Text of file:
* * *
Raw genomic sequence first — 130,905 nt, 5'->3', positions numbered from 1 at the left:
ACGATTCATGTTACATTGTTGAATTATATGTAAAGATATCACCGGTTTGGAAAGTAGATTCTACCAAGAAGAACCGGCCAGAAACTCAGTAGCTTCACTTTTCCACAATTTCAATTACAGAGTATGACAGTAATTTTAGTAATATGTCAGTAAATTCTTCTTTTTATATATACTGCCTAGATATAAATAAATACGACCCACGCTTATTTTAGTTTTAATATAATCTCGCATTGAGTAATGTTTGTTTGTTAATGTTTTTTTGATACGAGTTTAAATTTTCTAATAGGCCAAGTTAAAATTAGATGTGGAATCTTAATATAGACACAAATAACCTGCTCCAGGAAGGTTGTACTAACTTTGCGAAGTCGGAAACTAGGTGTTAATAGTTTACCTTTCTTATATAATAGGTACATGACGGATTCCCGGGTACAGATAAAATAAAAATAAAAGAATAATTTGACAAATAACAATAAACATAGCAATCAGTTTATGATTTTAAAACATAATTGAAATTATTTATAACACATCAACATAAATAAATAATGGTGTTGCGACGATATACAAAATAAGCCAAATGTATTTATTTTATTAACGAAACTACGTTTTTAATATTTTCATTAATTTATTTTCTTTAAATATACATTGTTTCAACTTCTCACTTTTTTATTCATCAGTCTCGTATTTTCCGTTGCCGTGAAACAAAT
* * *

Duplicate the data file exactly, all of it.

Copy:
Raw genomic sequence first — 130,905 nt, 5'->3', positions numbered from 1 at the left:
ACGATTCATGTTACATTGTTGAATTATATGTAAAGATATCACCGGTTTGGAAAGTAGATTCTACCAAGAAGAACCGGCCAGAAACTCAGTAGCTTCACTTTTCCACAATTTCAATTACAGAGTATGACAGTAATTTTAGTAATATGTCAGTAAATTCTTCTTTTTATATATACTGCCTAGATATAAATAAATACGACCCACGCTTATTTTAGTTTTAATATAATCTCGCATTGAGTAATGTTTGTTTGTTAATGTTTTTTTGATACGAGTTTAAATTTTCTAATAGGCCAAGTTAAAATTAGATGTGGAATCTTAATATAGACACAAATAACCTGCTCCAGGAAGGTTGTACTAACTTTGCGAAGTCGGAAACTAGGTGTTAATAGTTTACCTTTCTTATATAATAGGTACATGACGGATTCCCGGGTACAGATAAAATAAAAATAAAAGAATAATTTGACAAATAACAATAAACATAGCAATCAGTTTATGATTTTAAAACATAATTGAAATTATTTATAACACATCAACATAAATAAATAATGGTGTTGCGACGATATACAAAATAAGCCAAATGTATTTATTTTATTAACGAAACTACGTTTTTAATATTTTCATTAATTTATTTTCTTTAAATATACATTGTTTCAACTTCTCACTTTTTTATTCATCAGTCTCGTATTTTCCGTTGCCGTGAAACAAAT